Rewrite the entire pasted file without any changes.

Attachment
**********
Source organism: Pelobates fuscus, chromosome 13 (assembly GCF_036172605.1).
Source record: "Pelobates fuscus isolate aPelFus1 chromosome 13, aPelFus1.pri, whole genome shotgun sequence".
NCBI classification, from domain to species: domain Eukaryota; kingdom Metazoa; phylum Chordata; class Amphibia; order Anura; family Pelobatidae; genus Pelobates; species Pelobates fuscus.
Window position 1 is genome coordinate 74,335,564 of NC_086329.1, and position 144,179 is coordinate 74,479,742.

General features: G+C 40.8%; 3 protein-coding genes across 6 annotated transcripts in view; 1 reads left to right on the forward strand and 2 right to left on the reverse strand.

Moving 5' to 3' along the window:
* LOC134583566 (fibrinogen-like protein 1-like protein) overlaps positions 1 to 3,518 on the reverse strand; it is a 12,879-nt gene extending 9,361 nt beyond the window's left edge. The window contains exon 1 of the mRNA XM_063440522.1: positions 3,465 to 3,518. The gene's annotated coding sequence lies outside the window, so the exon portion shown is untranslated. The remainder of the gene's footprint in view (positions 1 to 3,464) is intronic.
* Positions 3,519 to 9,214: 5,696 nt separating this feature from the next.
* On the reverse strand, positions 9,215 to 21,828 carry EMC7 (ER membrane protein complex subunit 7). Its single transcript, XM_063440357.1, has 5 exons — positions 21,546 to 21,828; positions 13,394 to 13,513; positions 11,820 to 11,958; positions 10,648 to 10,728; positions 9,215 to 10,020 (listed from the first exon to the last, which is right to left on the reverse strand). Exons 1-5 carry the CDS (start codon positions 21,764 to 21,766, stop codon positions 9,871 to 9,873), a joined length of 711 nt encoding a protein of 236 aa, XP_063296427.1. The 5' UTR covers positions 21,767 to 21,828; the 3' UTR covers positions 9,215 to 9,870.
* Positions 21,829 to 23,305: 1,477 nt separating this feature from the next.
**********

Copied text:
Source organism: Pelobates fuscus, chromosome 13 (assembly GCF_036172605.1).
Source record: "Pelobates fuscus isolate aPelFus1 chromosome 13, aPelFus1.pri, whole genome shotgun sequence".
NCBI classification, from domain to species: domain Eukaryota; kingdom Metazoa; phylum Chordata; class Amphibia; order Anura; family Pelobatidae; genus Pelobates; species Pelobates fuscus.
Window position 1 is genome coordinate 74,335,564 of NC_086329.1, and position 144,179 is coordinate 74,479,742.

General features: G+C 40.8%; 3 protein-coding genes across 6 annotated transcripts in view; 1 reads left to right on the forward strand and 2 right to left on the reverse strand.

Moving 5' to 3' along the window:
* LOC134583566 (fibrinogen-like protein 1-like protein) overlaps positions 1 to 3,518 on the reverse strand; it is a 12,879-nt gene extending 9,361 nt beyond the window's left edge. The window contains exon 1 of the mRNA XM_063440522.1: positions 3,465 to 3,518. The gene's annotated coding sequence lies outside the window, so the exon portion shown is untranslated. The remainder of the gene's footprint in view (positions 1 to 3,464) is intronic.
* Positions 3,519 to 9,214: 5,696 nt separating this feature from the next.
* On the reverse strand, positions 9,215 to 21,828 carry EMC7 (ER membrane protein complex subunit 7). Its single transcript, XM_063440357.1, has 5 exons — positions 21,546 to 21,828; positions 13,394 to 13,513; positions 11,820 to 11,958; positions 10,648 to 10,728; positions 9,215 to 10,020 (listed from the first exon to the last, which is right to left on the reverse strand). Exons 1-5 carry the CDS (start codon positions 21,764 to 21,766, stop codon positions 9,871 to 9,873), a joined length of 711 nt encoding a protein of 236 aa, XP_063296427.1. The 5' UTR covers positions 21,767 to 21,828; the 3' UTR covers positions 9,215 to 9,870.
* Positions 21,829 to 23,305: 1,477 nt separating this feature from the next.